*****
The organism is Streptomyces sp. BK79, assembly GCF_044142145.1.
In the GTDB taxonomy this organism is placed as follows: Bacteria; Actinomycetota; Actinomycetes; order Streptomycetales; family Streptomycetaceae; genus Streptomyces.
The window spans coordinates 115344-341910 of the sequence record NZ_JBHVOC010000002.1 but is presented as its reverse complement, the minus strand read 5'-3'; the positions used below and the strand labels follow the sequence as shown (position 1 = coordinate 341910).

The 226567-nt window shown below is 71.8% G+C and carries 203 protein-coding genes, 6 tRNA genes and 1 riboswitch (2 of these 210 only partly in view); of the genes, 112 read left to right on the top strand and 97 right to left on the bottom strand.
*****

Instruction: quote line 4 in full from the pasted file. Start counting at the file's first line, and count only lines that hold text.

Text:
The 226567-nt window shown below is 71.8% G+C and carries 203 protein-coding genes, 6 tRNA genes and 1 riboswitch (2 of these 210 only partly in view); of the genes, 112 read left to right on the top strand and 97 right to left on the bottom strand.